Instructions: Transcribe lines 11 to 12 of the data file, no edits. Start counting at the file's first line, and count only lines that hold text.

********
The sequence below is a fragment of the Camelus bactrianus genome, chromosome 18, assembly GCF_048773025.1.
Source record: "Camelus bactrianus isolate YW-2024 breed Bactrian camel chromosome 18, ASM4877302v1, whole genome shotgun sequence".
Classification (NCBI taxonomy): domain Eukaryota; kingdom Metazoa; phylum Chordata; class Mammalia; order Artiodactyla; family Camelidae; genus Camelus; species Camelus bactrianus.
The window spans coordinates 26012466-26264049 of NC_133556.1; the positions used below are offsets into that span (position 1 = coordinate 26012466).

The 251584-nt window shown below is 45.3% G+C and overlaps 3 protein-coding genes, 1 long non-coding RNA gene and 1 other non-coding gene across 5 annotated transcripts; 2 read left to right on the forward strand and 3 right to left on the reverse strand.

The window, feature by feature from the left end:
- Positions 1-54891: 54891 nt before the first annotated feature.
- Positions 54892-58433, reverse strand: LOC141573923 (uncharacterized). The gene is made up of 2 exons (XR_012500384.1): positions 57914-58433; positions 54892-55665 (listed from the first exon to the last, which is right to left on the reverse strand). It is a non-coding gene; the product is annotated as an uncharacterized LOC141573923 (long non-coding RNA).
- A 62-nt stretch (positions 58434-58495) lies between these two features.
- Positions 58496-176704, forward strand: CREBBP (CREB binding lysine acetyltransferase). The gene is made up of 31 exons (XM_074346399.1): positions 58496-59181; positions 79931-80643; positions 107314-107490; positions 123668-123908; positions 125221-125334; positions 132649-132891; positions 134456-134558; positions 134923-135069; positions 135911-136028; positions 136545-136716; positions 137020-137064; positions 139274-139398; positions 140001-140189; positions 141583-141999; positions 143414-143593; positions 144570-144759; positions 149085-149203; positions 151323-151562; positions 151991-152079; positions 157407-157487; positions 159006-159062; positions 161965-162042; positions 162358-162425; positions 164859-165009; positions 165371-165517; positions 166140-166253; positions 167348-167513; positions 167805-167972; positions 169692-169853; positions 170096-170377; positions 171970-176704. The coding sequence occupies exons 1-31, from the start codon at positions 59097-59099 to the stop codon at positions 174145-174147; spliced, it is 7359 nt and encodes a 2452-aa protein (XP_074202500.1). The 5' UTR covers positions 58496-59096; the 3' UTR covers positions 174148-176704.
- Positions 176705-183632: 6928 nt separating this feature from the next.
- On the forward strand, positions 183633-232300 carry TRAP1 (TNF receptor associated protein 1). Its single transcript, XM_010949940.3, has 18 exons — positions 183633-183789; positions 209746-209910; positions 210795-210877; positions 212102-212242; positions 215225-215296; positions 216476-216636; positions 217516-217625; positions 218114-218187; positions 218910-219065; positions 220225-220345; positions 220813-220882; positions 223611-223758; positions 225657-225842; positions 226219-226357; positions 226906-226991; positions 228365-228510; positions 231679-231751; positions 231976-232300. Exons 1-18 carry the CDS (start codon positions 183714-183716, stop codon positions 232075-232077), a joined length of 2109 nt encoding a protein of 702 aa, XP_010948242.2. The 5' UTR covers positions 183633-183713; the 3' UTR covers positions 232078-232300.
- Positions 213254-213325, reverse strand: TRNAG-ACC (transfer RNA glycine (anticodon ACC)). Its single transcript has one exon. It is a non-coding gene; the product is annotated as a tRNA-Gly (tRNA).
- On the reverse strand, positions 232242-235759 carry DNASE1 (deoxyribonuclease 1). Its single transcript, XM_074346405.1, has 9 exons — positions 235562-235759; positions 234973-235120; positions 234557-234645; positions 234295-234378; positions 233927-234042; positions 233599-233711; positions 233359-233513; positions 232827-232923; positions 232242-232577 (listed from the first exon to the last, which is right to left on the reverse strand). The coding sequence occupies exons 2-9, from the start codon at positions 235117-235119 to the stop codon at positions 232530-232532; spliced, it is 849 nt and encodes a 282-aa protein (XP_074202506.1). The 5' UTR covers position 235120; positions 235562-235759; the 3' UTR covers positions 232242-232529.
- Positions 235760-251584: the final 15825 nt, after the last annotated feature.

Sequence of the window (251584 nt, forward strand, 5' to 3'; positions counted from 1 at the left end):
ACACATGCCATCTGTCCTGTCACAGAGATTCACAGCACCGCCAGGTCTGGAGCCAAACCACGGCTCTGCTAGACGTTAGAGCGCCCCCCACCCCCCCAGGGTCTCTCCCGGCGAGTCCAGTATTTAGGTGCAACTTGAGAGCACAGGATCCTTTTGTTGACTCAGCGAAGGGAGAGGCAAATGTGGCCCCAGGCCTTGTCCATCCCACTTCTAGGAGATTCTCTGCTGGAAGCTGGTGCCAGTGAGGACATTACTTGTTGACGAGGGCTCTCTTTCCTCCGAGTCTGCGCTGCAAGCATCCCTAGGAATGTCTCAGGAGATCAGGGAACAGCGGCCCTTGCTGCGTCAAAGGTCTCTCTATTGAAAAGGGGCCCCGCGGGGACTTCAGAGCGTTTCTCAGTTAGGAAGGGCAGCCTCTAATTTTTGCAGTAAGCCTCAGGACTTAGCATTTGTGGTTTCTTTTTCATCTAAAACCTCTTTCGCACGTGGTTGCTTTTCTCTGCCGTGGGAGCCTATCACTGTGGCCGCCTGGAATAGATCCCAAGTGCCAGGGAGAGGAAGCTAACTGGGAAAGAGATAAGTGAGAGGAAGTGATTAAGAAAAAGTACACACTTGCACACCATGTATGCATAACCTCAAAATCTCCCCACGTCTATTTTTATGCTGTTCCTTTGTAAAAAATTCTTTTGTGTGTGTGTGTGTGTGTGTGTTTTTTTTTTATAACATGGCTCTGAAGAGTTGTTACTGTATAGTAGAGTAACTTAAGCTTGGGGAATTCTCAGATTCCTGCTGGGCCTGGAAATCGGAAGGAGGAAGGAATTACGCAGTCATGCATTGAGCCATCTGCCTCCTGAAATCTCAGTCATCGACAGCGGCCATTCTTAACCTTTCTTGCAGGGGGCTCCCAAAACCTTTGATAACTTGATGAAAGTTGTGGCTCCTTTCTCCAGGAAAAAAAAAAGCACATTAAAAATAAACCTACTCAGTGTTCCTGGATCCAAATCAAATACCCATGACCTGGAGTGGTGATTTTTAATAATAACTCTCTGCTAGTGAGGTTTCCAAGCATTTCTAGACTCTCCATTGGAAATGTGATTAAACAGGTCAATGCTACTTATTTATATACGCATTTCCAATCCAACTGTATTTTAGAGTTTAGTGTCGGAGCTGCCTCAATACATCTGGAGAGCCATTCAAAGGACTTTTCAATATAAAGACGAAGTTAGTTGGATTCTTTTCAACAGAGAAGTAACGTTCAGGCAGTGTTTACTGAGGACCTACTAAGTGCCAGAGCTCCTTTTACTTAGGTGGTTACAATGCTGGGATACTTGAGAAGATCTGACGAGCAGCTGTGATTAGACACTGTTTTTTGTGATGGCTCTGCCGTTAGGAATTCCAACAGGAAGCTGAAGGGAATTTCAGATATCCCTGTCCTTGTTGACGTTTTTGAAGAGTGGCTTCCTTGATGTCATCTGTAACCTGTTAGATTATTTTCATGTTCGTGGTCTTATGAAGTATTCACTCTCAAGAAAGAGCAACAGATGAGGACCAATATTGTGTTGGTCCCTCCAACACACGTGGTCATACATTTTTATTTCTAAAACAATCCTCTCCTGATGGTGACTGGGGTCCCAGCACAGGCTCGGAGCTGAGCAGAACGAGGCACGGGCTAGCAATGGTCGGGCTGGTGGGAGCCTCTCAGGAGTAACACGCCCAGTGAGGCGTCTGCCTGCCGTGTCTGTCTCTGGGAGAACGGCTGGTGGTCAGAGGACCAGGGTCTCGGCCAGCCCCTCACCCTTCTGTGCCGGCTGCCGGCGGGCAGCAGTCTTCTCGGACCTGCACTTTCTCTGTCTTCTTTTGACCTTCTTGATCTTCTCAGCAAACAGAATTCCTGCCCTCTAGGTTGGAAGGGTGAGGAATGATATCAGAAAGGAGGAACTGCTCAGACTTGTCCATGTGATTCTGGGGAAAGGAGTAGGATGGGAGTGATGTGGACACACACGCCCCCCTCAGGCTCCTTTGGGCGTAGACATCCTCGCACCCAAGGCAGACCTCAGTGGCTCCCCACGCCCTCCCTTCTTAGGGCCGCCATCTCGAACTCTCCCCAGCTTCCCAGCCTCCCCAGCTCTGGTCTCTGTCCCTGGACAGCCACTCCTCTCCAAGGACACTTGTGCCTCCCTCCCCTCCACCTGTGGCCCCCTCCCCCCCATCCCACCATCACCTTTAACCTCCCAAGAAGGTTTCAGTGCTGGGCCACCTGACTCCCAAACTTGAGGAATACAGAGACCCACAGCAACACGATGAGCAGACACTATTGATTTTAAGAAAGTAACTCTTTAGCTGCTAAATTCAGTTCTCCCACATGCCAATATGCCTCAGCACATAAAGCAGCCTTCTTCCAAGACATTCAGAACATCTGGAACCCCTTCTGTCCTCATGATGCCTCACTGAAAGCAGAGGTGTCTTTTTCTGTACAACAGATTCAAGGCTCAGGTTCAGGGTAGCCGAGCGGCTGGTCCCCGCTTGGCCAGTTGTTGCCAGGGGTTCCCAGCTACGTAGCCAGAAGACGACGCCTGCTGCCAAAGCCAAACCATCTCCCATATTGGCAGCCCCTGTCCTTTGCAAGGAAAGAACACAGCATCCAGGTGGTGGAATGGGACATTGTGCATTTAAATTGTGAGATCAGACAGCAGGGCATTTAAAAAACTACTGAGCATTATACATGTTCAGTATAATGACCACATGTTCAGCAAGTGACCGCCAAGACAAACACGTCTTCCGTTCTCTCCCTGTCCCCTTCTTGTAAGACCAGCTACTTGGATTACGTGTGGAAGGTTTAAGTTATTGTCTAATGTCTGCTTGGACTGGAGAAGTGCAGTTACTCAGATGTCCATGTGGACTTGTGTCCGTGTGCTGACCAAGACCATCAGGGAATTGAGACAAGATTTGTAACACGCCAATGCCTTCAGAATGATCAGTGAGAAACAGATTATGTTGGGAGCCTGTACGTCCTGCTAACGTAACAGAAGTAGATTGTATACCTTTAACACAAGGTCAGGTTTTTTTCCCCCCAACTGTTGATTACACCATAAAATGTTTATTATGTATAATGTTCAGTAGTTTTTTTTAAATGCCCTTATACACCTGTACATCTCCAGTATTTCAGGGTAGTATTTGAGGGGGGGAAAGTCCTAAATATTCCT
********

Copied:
- Positions 176705-183632: 6928 nt separating this feature from the next.
- On the forward strand, positions 183633-232300 carry TRAP1 (TNF receptor associated protein 1). Its single transcript, XM_010949940.3, has 18 exons — positions 183633-183789; positions 209746-209910; positions 210795-210877; positions 212102-212242; positions 215225-215296; positions 216476-216636; positions 217516-217625; positions 218114-218187; positions 218910-219065; positions 220225-220345; positions 220813-220882; positions 223611-223758; positions 225657-225842; positions 226219-226357; positions 226906-226991; positions 228365-228510; positions 231679-231751; positions 231976-232300. Exons 1-18 carry the CDS (start codon positions 183714-183716, stop codon positions 232075-232077), a joined length of 2109 nt encoding a protein of 702 aa, XP_010948242.2. The 5' UTR covers positions 183633-183713; the 3' UTR covers positions 232078-232300.